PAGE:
Gareth Newham: Most Crimes Are Committed By South Africans, Not Undocumented Foreigners

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Undocumented foreigners in South Africa has always borne the blame for all the crimes committed across the South African Country.

This has on, numerous occasions raised many calls for all these illegal immigrants to be fished out and either locked up at the state police cells or even deported.

While these perceptions may not all be true, it is also true that some, not most of the crimes in the country are committed by foreigners.

Giving a somewhat vivid analysis of the crimes committed in South Africa, Gareth Newham, the head of Justice and Violence Prevention, ISS Pretoria, raised concerns on how undocumented foreigners in South Africa are usually blamed for crimes in the country despite the lack of evidence to back such perceptions.

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Blaming undocumented foreign nationals for crime in South Africa is nothing new, despite the lack of evidence to back such perceptions. However the South African Police Service (SAPS) Gauteng Provincial Commissioner Lieutenant-General Deliwe de Lange has reportedly claimed that about 60% of suspects arrested for violent crimes in the province are illegal immigrants.

The writer also argued that the report by the Gauteng Police Commissioner Major General Deliwe de Lange claimed that about 60% of suspects arrested for violent crimes in the province are illegal immigrants were baseless because they were not backed with facts especially as the police don’t publicly release data on the nationalities of those they arrest.

“Firstly, the commissioner refers to ‘violent crime’. The police do not have a category called ‘violent crime’, but divide violent crimes into seven broad categories: murder, attempted murder, sexual assault, aggravated robbery, common robbery, assault with intent to commit grievous bodily harm (GBH) and common assault. Collectively the SAPS refers to this broad group of crime categories as ‘contact crime’ – as there is direct contact between perpetrators and victims,” said Gareth Newham

He referred to the 2016/17 crime report which states that a total of 171 466 contact crimes were reported to Gauteng police out of which 48% ((81 767 cases) were assault cases while 2.4% (4 101 cases) were murder cases and 31% of cases (53 793 cases) were categorised under aggravated robbery cases.



The detection rate by the SAPS for all contact crimes in the past financial year was 52.28%. The detection rate is determined by the proportion of cases opened where the police identify a perpetrator, or where the case is closed as ‘unfounded’ – when an investigation finds that no crime occurred, he said.

“Therefore we cannot assume – as some media reports did – that De Lange was stating that most violent crimes were committed by undocumented foreigners. What she said was that most people arrested for violent crimes were not South Africans.”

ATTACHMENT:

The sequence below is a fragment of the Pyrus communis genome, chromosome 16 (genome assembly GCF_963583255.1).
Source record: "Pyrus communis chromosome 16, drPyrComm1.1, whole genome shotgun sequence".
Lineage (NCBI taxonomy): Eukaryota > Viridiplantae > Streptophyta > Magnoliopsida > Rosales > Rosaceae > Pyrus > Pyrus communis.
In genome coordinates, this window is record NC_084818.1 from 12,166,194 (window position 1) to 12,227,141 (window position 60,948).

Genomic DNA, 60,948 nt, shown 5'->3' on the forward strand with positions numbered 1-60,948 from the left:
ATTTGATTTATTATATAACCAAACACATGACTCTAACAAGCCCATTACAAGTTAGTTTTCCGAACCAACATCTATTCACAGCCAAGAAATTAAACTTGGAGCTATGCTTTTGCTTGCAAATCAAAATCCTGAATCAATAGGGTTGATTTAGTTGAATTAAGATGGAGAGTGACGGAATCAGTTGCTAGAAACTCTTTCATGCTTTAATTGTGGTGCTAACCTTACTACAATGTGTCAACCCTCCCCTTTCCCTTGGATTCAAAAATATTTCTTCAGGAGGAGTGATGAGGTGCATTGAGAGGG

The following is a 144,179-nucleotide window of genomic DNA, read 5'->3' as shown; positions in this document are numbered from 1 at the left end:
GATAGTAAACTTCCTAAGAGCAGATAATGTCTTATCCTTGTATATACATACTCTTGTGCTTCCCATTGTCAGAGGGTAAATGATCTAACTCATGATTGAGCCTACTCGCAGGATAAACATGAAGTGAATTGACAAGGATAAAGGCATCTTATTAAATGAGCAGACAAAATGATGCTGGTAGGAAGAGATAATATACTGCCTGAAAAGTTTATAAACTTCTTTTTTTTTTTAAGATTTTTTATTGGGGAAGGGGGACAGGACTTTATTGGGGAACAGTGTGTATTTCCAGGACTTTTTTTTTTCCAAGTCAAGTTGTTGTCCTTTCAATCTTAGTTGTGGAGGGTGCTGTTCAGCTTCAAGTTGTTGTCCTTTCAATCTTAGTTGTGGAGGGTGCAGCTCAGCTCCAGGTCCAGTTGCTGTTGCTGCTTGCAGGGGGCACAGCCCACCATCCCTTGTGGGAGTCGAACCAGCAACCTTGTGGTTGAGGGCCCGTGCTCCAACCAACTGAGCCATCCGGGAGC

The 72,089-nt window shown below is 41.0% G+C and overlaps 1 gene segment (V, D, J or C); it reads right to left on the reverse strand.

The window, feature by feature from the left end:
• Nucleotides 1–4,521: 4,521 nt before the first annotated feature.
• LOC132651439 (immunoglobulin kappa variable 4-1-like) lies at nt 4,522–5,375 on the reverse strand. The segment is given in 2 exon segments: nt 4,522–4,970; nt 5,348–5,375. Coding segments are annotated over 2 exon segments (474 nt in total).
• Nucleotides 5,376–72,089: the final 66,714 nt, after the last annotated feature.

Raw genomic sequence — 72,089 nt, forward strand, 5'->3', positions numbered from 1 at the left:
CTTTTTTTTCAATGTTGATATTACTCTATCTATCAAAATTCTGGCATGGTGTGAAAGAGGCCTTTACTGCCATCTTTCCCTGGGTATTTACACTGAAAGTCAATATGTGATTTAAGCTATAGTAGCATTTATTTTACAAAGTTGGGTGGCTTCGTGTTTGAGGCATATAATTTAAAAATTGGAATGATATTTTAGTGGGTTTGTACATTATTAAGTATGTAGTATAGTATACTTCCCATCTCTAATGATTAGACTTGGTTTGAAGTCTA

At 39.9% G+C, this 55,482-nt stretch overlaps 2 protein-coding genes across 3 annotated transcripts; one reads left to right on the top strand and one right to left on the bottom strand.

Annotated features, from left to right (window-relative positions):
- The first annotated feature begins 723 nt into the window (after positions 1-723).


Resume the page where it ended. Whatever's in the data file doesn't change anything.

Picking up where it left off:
This comes amid the puzzling question posed on the South African government on how to deal with migrants.

The mayor of the city of Johannesburg has even offered the Home Affairs department an ultimatum to come up with ways to deal with undocumented foreign nationals in the city.

Mashaba who has been a the forefront of the fight against crime across South Africa and within his municipality, also revealed his plans to evacuate all undocumented immigrants from the city, saying he is not responsible for them.

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Meanwhile, Newham has said that the problem with targeting people because of their profile rather than the specific crimes committed is that it has little or no impact on public safety. “If most people who commit violent crimes are undocumented foreign nationals and the police are arresting large numbers of them, why has this not brought down the level of serious violent crimes in recent years”

“Over the past five years in Gauteng, the number of murders has increased by 36.9% and aggravated robbery has increased by 53%. This suggests that Gauteng police are targeting the wrong people. If they were effectively targeting and arresting the people who were committing murders and robberies, these crimes would be decreasing substantially, ” Newham argued.

Newham called for an urgent need for SAPS data to be shared better so as to develop more effective anti-crime strategies. “Until there is greater cooperation and information-sharing between the police and other sectors of society, South Africa is unlikely to achieve sustainable levels of public safety,” he said.

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